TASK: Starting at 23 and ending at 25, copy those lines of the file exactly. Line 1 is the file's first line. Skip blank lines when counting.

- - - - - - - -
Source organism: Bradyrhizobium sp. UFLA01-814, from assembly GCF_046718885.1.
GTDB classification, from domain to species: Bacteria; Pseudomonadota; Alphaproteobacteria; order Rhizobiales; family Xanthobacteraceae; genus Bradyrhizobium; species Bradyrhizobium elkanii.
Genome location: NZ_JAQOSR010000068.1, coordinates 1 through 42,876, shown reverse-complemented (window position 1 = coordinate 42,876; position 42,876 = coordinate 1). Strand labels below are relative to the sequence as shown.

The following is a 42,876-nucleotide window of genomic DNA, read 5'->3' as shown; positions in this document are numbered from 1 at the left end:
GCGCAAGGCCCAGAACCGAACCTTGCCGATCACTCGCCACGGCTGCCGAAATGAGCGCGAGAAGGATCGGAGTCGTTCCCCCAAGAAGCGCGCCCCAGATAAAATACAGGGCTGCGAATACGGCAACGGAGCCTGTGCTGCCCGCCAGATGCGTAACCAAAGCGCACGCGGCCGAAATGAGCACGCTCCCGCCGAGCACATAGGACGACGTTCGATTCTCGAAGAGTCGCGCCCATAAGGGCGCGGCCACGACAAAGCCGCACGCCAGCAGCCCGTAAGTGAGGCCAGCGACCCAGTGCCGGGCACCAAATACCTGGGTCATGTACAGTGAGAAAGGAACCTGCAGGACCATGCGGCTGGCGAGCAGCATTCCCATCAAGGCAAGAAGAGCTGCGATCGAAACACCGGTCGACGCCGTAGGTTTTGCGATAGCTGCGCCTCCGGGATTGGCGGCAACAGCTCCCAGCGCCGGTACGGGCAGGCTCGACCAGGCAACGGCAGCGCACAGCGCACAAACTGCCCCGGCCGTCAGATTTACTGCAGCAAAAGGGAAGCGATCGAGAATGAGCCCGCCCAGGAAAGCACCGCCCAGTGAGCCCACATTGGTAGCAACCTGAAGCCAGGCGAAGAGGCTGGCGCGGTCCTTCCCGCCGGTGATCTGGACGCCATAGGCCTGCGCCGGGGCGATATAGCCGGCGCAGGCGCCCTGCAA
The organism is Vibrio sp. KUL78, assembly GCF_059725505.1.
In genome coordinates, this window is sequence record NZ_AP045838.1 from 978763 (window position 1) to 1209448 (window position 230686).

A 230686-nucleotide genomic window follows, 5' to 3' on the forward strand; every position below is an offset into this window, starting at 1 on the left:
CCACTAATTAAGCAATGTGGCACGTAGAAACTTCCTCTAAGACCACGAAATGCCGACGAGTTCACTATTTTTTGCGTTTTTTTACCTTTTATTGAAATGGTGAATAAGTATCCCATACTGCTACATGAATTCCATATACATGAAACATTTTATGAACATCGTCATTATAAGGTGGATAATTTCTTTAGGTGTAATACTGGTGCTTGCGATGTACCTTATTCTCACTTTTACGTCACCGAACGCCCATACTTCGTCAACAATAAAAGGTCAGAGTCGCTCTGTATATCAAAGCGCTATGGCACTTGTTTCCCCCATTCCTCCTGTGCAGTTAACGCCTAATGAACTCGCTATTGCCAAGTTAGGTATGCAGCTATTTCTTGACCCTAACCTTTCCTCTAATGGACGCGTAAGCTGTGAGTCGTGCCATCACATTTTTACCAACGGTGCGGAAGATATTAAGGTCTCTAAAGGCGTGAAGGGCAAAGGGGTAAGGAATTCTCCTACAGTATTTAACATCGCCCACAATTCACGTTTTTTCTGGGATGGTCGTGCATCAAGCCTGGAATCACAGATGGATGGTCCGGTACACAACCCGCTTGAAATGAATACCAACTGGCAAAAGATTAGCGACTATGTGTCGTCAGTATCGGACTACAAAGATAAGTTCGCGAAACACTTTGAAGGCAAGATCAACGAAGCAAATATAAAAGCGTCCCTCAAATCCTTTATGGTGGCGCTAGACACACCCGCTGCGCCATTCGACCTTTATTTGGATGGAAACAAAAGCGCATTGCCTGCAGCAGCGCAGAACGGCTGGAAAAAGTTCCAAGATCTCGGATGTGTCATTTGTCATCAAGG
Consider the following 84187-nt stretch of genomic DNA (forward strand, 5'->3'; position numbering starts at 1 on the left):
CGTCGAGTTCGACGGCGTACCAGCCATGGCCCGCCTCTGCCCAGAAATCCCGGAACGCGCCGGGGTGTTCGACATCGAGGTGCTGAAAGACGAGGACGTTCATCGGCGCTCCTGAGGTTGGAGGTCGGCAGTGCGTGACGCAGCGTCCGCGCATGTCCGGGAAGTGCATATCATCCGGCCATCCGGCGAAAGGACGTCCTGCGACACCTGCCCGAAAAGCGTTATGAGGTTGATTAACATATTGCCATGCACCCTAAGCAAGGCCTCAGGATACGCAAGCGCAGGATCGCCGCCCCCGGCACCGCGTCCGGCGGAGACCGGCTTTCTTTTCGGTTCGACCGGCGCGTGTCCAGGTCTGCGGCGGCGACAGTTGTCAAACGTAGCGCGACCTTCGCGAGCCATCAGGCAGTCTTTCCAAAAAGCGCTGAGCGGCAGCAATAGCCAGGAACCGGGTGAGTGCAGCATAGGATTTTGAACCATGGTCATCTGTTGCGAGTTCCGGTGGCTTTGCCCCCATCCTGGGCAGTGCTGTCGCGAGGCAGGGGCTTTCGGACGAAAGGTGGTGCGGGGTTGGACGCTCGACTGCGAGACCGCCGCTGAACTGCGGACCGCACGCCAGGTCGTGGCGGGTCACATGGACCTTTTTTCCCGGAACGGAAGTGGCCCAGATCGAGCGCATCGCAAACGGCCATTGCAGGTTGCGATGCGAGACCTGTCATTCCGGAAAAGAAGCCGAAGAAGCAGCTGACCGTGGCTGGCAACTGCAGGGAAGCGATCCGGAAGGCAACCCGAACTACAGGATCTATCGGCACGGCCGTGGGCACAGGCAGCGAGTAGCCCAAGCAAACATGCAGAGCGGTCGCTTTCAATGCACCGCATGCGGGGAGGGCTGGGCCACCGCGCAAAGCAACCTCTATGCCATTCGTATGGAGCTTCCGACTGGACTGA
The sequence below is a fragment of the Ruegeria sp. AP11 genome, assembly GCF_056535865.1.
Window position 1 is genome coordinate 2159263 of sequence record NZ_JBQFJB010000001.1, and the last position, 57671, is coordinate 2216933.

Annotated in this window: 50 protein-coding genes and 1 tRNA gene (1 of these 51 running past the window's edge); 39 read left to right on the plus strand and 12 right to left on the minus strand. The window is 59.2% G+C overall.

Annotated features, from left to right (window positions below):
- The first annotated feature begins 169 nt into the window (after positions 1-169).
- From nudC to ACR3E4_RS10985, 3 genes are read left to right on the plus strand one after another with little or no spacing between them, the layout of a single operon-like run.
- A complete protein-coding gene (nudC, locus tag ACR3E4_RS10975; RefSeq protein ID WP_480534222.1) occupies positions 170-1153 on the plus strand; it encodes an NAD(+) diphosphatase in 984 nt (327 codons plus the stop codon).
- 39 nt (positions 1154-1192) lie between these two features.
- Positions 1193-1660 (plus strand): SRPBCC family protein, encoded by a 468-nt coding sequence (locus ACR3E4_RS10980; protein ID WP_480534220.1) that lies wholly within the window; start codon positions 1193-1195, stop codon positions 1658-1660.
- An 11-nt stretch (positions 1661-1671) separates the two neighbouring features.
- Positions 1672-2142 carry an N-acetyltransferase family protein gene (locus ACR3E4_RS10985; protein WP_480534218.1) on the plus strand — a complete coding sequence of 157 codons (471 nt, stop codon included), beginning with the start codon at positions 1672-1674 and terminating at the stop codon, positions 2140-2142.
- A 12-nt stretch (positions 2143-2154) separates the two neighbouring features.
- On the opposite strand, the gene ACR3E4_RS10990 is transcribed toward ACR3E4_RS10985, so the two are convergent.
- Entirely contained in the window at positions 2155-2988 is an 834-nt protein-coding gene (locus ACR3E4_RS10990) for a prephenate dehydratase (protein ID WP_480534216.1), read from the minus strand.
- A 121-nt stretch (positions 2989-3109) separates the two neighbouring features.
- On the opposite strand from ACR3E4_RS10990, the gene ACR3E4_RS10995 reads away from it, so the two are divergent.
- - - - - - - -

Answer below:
- A 12-nt stretch (positions 2143-2154) separates the two neighbouring features.
- On the opposite strand, the gene ACR3E4_RS10990 is transcribed toward ACR3E4_RS10985, so the two are convergent.
- Entirely contained in the window at positions 2155-2988 is an 834-nt protein-coding gene (locus ACR3E4_RS10990) for a prephenate dehydratase (protein ID WP_480534216.1), read from the minus strand.